Brown's body (which underwent three wardrobe changes in Augusta) was placed in a bronze casket polished to a high shine. It was driven through the streets of New York to the Apollo in a white, glass horse-drawn carriage. There was a similar procession in Georgia, where fans screamed when Jackson entered the arena.
And the music? It was ever-present, shown on video screens and performed live, as was the case with the send-offs for many other luminaries in the business.
Jackson spoke briefly in Augusta: "James Brown is my greatest inspiration. ... When I saw him move, I was mesmerized."
The sudden death of Jackson himself at age 50 convulsed fans around the globe on June 25, 2009. After a private service, a public memorial on July 7 at the Staples Center in downtown Los Angeles was broadcast live around the world. The audience has been estimated at more than 1 billion.
Jackson's bronze casket, similar to Brown's, was plated with 14-karat gold and lined with blue velvet. Each of Jackson's brothers wore a single white sequined glove to honor him. The celebrities on hand included Smokey Robinson, Lionel Richie, Kobe Bryant and Magic Johnson.
Queen Latifah read "We Had Him," a poem written for the service by Maya Angelou. Jackson's daughter, Paris, only 11 at the time, wept as she spoke of her love for the "best father you could ever imagine." The ceremony was televised around the world.
Jackson was buried weeks later, on Sept. 3 in Glendale, California at a private burial attended by Elizabeth Taylor among others.
The soul and gospel superstar was shot to death at a Los Angeles motel on Dec. 11, 1964. He was just 33. The details of his death have been disputed over the years and accounts of funeral and public memorials vary.
One report had thousands of fans clogging streets for a public viewing in Chicago, where he had lived as a boy and where Muhammad Ali, then known as Cassius Clay, showed up. The crowd at a church service was so big that Cooke's wife and two daughters had to be lifted over the people to get inside.
Cooke's body was on view in Los Angeles for three days, shielded in a plastic case.
A second church service, also in Los Angeles more than a week after his death, included Ray Charles singing "The Angels Keep Watching Over Me."
The Notorious B.I.G.
Considered one of the greatest rappers of all time, Biggie Smalls was shot to death on a Los Angeles street in a drive-by on March 9, 1997.
On March 18, thousands of fans lined the route of a hearse that carried his body from Manhattan through the streets of Brooklyn, passing his childhood home. People hung out of windows, climbed lampposts and hopped on top of cars for a glimpse.
The procession came after a private, star-studded service at Frank E. Campbell Funeral Chapel in Manhattan. Rap and other music royalty of the time turned out: Queen Latifah, Flava Flav, Mary J. Blige, Lil' Kim, Lil' Caesar, Run-DMC, DJ Kool Herc, Busta Rhymes, Salt 'N Pepa, and Foxy Brown among them.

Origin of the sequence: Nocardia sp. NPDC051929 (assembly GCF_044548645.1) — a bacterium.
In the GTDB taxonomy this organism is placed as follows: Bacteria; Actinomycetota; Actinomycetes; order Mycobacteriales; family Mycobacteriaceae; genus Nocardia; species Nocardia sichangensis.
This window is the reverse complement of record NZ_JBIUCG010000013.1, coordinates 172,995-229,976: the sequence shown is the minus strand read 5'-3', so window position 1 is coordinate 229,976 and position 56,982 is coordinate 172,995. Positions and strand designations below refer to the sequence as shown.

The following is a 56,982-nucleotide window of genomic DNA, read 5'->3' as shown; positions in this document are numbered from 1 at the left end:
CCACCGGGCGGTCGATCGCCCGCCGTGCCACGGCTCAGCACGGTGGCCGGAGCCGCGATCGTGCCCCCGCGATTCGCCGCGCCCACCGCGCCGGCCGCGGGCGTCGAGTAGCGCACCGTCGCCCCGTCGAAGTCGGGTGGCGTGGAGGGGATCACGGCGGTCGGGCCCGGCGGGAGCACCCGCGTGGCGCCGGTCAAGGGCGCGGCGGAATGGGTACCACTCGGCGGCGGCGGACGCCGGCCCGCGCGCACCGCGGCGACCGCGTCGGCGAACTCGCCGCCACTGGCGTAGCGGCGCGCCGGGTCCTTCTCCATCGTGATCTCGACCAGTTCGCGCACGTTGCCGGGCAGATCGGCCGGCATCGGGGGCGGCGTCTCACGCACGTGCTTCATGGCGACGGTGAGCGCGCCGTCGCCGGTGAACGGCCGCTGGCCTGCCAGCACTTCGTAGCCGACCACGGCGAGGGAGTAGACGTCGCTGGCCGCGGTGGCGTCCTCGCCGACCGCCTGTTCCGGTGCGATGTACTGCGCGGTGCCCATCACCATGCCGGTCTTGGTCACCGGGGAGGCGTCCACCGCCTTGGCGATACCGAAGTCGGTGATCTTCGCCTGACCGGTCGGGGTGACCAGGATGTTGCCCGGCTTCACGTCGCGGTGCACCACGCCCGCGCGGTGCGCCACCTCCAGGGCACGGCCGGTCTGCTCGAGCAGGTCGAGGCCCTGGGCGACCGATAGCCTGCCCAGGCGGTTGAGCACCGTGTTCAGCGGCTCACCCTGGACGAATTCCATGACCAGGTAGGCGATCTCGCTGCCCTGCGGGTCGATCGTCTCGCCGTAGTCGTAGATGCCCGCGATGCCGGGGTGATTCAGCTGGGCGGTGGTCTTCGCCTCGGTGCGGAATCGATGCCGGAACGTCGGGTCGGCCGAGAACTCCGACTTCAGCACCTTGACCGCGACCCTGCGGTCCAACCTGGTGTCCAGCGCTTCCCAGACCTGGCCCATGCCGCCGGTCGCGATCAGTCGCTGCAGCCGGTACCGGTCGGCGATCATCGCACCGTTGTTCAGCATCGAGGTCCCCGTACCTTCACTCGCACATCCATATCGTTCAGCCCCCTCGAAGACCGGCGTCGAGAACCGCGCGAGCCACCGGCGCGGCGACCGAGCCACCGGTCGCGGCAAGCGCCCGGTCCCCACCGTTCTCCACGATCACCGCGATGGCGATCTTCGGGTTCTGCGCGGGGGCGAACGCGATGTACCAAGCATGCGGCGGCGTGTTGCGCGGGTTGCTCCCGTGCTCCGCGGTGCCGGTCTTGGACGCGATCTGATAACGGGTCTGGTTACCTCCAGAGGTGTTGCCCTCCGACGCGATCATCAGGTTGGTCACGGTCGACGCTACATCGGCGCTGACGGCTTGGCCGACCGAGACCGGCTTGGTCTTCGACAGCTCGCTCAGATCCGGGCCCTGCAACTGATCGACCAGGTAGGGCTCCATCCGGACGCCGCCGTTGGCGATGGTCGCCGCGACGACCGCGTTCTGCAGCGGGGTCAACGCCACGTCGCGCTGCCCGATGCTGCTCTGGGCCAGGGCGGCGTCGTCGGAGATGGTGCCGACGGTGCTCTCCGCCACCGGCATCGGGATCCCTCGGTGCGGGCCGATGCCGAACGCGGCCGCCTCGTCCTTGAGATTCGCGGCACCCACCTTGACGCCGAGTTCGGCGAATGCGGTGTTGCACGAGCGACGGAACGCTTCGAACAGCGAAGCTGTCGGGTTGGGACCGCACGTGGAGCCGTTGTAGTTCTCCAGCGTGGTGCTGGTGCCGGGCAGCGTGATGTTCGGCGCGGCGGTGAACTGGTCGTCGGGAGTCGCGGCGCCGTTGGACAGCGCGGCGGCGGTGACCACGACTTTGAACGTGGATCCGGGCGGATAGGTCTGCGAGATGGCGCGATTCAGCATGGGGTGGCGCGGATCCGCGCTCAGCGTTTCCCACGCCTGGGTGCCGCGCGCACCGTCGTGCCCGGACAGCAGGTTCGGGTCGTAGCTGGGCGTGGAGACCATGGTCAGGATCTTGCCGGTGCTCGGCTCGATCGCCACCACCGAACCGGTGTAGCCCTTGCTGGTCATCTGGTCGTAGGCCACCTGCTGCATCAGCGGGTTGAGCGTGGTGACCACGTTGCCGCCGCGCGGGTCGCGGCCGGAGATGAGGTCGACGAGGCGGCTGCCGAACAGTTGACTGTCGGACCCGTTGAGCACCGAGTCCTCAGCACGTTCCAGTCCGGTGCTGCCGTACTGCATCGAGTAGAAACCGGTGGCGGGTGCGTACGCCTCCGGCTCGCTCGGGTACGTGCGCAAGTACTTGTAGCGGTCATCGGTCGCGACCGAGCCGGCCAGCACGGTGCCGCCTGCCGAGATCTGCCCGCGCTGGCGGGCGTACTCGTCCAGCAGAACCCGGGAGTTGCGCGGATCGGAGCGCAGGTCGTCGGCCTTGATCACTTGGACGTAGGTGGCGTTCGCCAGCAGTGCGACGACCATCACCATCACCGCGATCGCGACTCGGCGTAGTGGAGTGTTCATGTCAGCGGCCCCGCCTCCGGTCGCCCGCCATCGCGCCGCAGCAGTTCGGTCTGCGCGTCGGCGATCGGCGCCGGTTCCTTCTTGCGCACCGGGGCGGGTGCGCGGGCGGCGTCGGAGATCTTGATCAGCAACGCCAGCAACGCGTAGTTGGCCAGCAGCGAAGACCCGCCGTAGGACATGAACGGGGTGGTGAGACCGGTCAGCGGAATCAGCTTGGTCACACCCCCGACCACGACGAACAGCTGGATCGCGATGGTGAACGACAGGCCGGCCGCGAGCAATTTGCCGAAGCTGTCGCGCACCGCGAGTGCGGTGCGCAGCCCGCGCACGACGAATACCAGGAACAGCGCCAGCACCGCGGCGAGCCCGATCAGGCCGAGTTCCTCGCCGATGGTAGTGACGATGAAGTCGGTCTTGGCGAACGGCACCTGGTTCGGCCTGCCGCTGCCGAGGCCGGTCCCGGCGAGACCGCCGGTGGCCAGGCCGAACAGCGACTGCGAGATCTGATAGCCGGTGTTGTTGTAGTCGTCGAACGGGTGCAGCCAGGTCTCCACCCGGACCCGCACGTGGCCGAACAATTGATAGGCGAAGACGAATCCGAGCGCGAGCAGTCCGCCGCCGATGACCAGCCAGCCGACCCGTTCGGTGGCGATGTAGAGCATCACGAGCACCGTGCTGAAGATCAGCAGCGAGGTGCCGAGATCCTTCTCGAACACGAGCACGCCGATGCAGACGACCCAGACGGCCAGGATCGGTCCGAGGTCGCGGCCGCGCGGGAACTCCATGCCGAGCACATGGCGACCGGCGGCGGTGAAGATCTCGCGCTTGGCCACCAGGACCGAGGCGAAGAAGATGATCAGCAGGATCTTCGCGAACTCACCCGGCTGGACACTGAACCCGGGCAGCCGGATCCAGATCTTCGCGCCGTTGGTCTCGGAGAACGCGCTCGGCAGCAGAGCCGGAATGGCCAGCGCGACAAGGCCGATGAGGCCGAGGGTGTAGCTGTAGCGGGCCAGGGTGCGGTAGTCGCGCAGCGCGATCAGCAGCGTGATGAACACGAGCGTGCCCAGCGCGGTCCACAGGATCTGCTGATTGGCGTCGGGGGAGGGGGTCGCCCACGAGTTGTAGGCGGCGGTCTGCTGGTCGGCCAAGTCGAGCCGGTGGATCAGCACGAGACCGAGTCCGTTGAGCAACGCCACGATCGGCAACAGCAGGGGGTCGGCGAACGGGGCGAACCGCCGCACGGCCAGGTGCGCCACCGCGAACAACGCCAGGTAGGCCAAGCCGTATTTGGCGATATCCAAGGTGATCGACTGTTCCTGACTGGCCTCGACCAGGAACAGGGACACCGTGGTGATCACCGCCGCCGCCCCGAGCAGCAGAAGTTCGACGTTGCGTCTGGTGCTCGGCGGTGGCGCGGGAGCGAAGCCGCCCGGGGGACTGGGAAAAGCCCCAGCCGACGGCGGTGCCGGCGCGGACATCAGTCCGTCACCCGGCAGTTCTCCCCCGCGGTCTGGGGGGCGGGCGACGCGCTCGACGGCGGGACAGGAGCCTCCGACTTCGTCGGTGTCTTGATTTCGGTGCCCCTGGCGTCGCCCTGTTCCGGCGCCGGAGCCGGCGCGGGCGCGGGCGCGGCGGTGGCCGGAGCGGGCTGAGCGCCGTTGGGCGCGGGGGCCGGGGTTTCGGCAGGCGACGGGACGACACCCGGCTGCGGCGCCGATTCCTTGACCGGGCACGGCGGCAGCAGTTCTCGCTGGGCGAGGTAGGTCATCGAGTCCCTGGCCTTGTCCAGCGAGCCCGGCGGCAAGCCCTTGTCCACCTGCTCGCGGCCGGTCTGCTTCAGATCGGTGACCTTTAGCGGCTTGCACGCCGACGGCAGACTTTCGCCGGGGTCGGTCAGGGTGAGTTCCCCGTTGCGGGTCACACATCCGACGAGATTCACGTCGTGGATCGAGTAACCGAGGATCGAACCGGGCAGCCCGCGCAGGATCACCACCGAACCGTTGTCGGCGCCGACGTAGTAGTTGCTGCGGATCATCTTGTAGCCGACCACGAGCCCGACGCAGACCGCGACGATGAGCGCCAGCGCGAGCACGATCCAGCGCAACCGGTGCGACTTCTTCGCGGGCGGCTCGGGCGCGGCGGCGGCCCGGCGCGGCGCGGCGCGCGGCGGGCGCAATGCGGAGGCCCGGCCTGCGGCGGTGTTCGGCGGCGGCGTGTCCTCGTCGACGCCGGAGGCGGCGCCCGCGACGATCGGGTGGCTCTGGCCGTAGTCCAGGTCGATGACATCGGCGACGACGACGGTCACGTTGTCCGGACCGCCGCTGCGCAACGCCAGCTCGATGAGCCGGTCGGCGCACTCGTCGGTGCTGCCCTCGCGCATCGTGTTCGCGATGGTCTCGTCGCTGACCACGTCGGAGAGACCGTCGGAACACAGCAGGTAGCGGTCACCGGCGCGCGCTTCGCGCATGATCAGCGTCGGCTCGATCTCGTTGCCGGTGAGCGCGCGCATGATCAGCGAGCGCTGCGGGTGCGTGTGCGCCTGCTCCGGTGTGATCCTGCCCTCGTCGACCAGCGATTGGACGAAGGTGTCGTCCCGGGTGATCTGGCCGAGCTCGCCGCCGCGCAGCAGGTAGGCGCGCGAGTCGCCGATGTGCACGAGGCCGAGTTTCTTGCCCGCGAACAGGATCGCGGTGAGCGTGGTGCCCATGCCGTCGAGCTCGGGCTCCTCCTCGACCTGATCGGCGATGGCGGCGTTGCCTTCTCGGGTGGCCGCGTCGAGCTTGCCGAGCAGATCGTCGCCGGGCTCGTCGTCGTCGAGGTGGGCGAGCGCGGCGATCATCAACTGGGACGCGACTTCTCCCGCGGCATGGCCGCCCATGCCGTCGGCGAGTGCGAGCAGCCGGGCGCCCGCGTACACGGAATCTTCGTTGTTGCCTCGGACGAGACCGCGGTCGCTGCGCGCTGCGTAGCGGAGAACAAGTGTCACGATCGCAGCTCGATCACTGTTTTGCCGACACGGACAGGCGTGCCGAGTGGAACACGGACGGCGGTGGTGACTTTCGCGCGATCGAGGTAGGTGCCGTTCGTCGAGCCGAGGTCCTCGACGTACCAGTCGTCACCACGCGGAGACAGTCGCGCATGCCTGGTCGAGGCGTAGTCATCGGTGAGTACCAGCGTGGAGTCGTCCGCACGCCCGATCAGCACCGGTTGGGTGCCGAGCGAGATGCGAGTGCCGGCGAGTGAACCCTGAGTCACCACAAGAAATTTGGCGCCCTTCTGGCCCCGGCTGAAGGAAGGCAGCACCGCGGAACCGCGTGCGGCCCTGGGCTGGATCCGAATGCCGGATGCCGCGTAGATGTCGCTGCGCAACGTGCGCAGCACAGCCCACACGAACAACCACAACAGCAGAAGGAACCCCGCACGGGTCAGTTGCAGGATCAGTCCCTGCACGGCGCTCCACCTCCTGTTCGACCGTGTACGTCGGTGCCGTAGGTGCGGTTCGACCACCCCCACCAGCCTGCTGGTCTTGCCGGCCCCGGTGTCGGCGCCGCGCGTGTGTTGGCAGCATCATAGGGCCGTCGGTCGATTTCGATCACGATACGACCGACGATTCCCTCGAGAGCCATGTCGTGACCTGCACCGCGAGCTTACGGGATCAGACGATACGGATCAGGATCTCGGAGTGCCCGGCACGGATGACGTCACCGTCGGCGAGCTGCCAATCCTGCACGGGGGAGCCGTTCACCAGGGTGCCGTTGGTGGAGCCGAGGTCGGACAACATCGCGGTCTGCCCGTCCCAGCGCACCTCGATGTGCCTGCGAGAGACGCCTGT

Biggie's body sported a white double-breasted suit and cap, and was in a mahogany coffin, according to one report. His mother, Voletta Wallace, read scripture in a room alive with the scent of roses.
His estranged wife, singer Faith Evans, sang "Walk With Me, Lord."
Her family declined to hold a public service after her sudden death in Los Angeles on Feb. 11, 2012, at age 48, choosing to honor the pop icon with a televised, invitation-only funeral at New Hope Baptist Church in her hometown of Newark, New Jersey.
And what a funeral it was on Feb. 18. It lasted four hours at her childhood church that seated 1,500. Her shining casket was transported by a gold-colored hearse and topped with roses of soft purple and off-white.
Performances by Stevie Wonder, CeCe Winans, Alicia Keys and others were mixed with hymns sung by the church choir. Houston's musical mentor, record mogul Clive Davis (she died right before she was to attend his pre-Grammy party), and Houston's cousin, Dionne Warwick, spoke. So did Kevin Costner, her co-star in the 1992 film "The Bodyguard." And Oprah Winfrey and Diane Sawyer were among the guests.
It was a procession fit for a king.
Presley died at Graceland in Memphis on Aug. 16, 1977. The crowds in the aftermath got so thick that then President Jimmy Carter called out 300 National Guard troops to manage things.
After a trip to a funeral home for embalming, the body was returned to Graceland and set up in the foyer for public viewing. More than 30,000 fans were let in, according to one account.
The funeral on Aug. 18 was modest, held in Graceland's living room. It was attended by celebrities, of course, including his "Viva Las Vegas" co-star Ann Margret, along with James Brown. More impressive was the long line of cars following Presley's white hearse on the way to Forest Hill Cemetery for burial next to his beloved mother, Gladys Love.
An estimated 80,000 people lined the street with handmade signs to watch the procession.
After a thief tried to snatch his body, the remains of both Elvis and his mother were moved to a garden at Graceland.
Death, as in his personal life, was a private affair for Prince Rogers Nelson, but the world mourned after he was found unresponsive in the elevator of his Paisley Park home and studio complex in Chanhassen, Minnesota, on April 21, 2016. He was 57 and an autopsy revealed an accidental drug overdose from fentanyl.
Some fans continue to question the circumstances of his death, and he was quickly cremated, but at the time shock and sadness took over around the world.
The U.S. Senate passed a resolution praising his achievements. Vigils and tributes multiplied for days, with cities lighting buildings, bridges and other venues in his trademark purple.
At Paisley Park, fans stood sobbing outside the chain-link fence, leaving flowers, drawings and other tributes.
The funeral was held in Minnetonka, Minnesota, at the Jehovah's Witness Kingdom Hall where he often worshipped. His many collaborators and bandmates over the years, including Sheila E. and Larry Graham, attended.
The bluesy rock queen with the psychedelic Porsche joined the burgeoning 27 club on Oct. 4, 1970, the day she died of a heroin overdose. She was cremated and her ashes were scattered by plane in the Pacific Ocean and along Stinson Beach in Marin County, California.
Her funeral was tiny and very private, but she had one last party left. Her will set aside $2,500 for an all-night bash for her friends, both famous and those behind the scenes, held Oct. 26 of that year at a popular Marin club, The Lion's Share.
Everyone was treated to performance from The Grateful Dead, thanks to Joplin.